Did you know that coastal Florida is where the vast majority of American sea turtles return to create their nests? Or that every species of sea turtle is currently considered to be threatened or endangered? Or that you have an important role to play in protecting this ancient species?

Sea turtles begin to come ashore in Florida to make their nests in May; eggs generally incubate for about two months, and hatching continues through October.

So what can you do to protect sea turtles and help these amazing creatures return to thriving?

What kind of turtles nest in Panama City Beach

For many years, the loggerhead turtle was thought to be the only sea turtle that made nests in the Panama City Beach area. Full grown loggerheads are around 3 feet long and weigh between 200-350 pounds. However, a few green turtles and leatherback turtles made their nests on our beaches in 2012. Most turtles return to the same beach where they were hatched to lay their eggs, so this is particularly interesting.

 Keep lights off the beach at night

Turtles come ashore to lay their eggs at night. If they are disturbed, they will abandon their nest and head back into the water; their eggs are dropped into the water, and the entire clutch will be lost.

When the eggs hatch, the hatchlings head towards the brightest light they can identify. In an undisturbed environment, that would be the moon reflected over the water of the ocean, but in our modern era, they can become confused by flashlights, porch lights, or cell phone camera flashes. Hatchlings need to get into the water quickly, and on their own.

If you see a nesting turtle, alert Fish and Wildlife

If you’re out on the beach and see either a nesting turtle, a nest, or turtle tracks, let Turtle Watch know. These volunteers do great work with protecting nests, monitoring them for hatching, and collecting disoriented baby turtles and releasing them on a dark beach. They also keep track of how many turtle nests are laid and how many baby turtles hatch, and look for any hatchlings that were unable to escape the nest, helping them make their way to the water.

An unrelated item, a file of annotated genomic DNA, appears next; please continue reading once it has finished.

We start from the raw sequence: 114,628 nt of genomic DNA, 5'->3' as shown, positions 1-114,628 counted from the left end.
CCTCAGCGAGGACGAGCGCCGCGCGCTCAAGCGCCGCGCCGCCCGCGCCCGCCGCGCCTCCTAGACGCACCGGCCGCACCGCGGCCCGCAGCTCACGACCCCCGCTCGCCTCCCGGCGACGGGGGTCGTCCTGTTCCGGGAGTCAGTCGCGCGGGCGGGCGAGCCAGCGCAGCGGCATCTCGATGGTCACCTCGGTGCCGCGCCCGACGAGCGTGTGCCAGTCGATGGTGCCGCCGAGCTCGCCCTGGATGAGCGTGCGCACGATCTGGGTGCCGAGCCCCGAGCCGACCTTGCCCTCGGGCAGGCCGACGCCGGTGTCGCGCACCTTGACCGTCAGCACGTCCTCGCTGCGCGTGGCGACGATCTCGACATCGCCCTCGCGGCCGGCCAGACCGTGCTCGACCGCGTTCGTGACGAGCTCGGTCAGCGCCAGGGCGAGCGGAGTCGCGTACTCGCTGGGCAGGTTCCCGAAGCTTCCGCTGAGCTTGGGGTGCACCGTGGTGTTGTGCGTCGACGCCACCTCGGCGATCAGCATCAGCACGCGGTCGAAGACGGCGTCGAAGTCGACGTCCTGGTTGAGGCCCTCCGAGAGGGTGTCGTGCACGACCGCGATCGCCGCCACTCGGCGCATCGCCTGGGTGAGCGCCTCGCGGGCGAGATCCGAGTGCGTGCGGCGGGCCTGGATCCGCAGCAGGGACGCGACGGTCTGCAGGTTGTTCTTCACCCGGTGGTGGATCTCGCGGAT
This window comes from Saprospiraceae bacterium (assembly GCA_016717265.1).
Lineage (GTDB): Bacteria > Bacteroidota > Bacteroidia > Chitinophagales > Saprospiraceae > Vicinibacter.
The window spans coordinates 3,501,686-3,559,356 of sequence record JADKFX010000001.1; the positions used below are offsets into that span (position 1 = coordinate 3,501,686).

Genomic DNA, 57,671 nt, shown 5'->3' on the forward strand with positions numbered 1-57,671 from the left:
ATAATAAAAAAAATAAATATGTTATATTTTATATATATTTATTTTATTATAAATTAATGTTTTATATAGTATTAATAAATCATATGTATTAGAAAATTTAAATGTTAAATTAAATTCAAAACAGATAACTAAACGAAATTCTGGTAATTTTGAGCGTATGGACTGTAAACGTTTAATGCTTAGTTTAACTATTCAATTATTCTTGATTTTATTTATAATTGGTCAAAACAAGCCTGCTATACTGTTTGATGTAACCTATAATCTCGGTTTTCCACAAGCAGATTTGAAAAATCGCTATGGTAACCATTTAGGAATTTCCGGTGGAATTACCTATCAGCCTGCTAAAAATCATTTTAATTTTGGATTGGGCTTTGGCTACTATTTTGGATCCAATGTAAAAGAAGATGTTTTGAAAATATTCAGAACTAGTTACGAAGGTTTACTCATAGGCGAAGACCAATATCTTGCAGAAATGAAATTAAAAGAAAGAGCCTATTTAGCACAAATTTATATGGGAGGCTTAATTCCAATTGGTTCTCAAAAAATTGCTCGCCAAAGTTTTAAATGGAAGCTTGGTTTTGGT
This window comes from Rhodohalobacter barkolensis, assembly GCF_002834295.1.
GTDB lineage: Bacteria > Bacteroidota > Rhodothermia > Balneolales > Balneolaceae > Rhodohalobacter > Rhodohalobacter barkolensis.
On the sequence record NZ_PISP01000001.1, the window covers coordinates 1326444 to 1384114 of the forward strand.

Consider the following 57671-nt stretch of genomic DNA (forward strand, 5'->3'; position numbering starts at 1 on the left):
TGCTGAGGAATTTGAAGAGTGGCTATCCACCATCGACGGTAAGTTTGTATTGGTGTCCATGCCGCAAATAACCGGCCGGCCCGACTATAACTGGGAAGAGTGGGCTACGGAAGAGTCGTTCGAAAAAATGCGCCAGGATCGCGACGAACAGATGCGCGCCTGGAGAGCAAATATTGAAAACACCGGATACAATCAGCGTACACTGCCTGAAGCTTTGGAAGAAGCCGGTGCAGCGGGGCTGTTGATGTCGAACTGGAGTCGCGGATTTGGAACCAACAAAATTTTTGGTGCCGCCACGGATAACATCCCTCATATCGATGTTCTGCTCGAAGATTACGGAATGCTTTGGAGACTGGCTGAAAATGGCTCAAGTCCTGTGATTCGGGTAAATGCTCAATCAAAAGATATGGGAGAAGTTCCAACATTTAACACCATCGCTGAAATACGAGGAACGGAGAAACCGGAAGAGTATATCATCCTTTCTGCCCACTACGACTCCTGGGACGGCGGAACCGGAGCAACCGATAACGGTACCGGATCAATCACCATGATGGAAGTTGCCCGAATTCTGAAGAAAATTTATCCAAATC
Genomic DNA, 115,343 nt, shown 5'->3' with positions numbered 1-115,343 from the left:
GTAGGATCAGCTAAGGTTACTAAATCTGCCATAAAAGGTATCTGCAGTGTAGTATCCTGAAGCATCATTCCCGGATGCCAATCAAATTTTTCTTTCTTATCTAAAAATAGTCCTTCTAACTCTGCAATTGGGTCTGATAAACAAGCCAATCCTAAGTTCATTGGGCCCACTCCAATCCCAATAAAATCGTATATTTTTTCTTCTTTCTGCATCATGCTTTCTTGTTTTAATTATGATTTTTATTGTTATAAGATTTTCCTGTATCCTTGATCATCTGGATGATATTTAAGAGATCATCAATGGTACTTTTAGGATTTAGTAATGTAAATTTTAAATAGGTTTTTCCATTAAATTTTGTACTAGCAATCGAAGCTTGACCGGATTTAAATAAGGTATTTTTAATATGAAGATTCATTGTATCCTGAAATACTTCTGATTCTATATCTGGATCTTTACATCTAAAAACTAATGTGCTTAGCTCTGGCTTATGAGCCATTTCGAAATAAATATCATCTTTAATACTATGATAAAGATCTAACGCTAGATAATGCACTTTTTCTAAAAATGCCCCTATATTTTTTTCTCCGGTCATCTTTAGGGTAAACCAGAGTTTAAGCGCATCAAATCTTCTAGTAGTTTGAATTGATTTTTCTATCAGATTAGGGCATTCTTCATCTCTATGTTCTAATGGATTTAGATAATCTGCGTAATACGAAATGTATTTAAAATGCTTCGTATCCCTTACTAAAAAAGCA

These are experienced volunteers and professionals; if you’re interested in helping with their work, contact them, but please do not interfere with the turtles or nesting otherwise!

I really want my kids to see a nest hatch

Exposing children to the natural cycle of wildlife is a fantastic way to get them interested in biology and science. It’s important to remember, though, that turtles are wild animals, and that as cute as they may look, it’s important not to interfere with them.

If you want to know more about a nest, or have the chance to see it hatch, contact Turtle Watch and ask about their Adopt-a-Nest program. They¬†often connect with local schools to give them a chance to see a nest excavated after the hatching has been completed. It’s important to be aware, however, that not all eggs hatch, and some hatchlings are unable to escape the nest and die before volunteers find them.

Sea turtles are gorgeous in the water, living solitary lives with few natural predators. By making small changes to how we develop our beaches and what we do when we see these magnificent creatures, we’ve been able to reduce the impact that humans have on the world of turtles, making it easier for us to co-exist. If you see a nesting turtle, let Turtle Watch know so that they can continue to protect these animals.

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